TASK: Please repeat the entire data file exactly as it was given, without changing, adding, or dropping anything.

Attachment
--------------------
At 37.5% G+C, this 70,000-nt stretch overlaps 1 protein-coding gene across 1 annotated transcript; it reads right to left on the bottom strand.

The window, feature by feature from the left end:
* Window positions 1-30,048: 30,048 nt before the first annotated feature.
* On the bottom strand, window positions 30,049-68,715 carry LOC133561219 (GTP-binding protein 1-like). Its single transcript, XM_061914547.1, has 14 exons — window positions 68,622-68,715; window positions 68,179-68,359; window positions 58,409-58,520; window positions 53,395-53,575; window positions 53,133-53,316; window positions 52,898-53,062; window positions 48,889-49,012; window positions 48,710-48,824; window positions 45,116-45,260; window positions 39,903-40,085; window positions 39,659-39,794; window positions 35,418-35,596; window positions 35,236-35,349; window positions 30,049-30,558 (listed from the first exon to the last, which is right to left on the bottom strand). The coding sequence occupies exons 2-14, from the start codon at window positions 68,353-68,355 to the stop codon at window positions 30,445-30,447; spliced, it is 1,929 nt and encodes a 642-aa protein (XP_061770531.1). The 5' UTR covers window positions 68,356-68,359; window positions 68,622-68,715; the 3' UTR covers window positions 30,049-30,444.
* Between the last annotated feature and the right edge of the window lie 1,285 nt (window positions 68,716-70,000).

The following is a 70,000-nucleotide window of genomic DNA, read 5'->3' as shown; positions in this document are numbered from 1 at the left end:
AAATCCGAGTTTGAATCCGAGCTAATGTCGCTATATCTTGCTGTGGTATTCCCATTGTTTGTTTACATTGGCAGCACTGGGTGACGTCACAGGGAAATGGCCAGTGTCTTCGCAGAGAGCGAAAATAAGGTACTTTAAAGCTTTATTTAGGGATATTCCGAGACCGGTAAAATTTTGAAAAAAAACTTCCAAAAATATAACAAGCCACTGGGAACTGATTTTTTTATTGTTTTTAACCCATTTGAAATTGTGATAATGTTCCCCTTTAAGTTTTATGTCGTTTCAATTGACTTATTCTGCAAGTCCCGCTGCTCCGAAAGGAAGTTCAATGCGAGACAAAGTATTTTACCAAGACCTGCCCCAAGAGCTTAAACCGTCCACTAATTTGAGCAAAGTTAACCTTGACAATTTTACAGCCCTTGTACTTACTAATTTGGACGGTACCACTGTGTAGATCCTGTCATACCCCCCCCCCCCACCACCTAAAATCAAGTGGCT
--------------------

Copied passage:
At 37.5% G+C, this 70,000-nt stretch overlaps 1 protein-coding gene across 1 annotated transcript; it reads right to left on the bottom strand.

The window, feature by feature from the left end:
* Window positions 1-30,048: 30,048 nt before the first annotated feature.
* On the bottom strand, window positions 30,049-68,715 carry LOC133561219 (GTP-binding protein 1-like). Its single transcript, XM_061914547.1, has 14 exons — window positions 68,622-68,715; window positions 68,179-68,359; window positions 58,409-58,520; window positions 53,395-53,575; window positions 53,133-53,316; window positions 52,898-53,062; window positions 48,889-49,012; window positions 48,710-48,824; window positions 45,116-45,260; window positions 39,903-40,085; window positions 39,659-39,794; window positions 35,418-35,596; window positions 35,236-35,349; window positions 30,049-30,558 (listed from the first exon to the last, which is right to left on the bottom strand). The coding sequence occupies exons 2-14, from the start codon at window positions 68,353-68,355 to the stop codon at window positions 30,445-30,447; spliced, it is 1,929 nt and encodes a 642-aa protein (XP_061770531.1). The 5' UTR covers window positions 68,356-68,359; window positions 68,622-68,715; the 3' UTR covers window positions 30,049-30,444.
* Between the last annotated feature and the right edge of the window lie 1,285 nt (window positions 68,716-70,000).

The following is a 70,000-nucleotide window of genomic DNA, read 5'->3' as shown; positions in this document are numbered from 1 at the left end:
AAATCCGAGTTTGAATCCGAGCTAATGTCGCTATATCTTGCTGTGGTATTCCCATTGTTTGTTTACATTGGCAGCACTGGGTGACGTCACAGGGAAATGGCCAGTGTCTTCGCAGAGAGCGAAAATAAGGTACTTTAAAGCTTTATTTAGGGATATTCCGAGACCGGTAAAATTTTGAAAAAAAACTTCCAAAAATATAACAAGCCACTGGGAACTGATTTTTTTATTGTTTTTAACCCATTTGAAATTGTGATAATGTTCCCCTTTAAGTTTTATGTCGTTTCAATTGACTTATTCTGCAAGTCCCGCTGCTCCGAAAGGAAGTTCAATGCGAGACAAAGTATTTTACCAAGACCTGCCCCAAGAGCTTAAACCGTCCACTAATTTGAGCAAAGTTAACCTTGACAATTTTACAGCCCTTGTACTTACTAATTTGGACGGTACCACTGTGTAGATCCTGTCATACCCCCCCCCCCCACCACCTAAAATCAAGTGGCT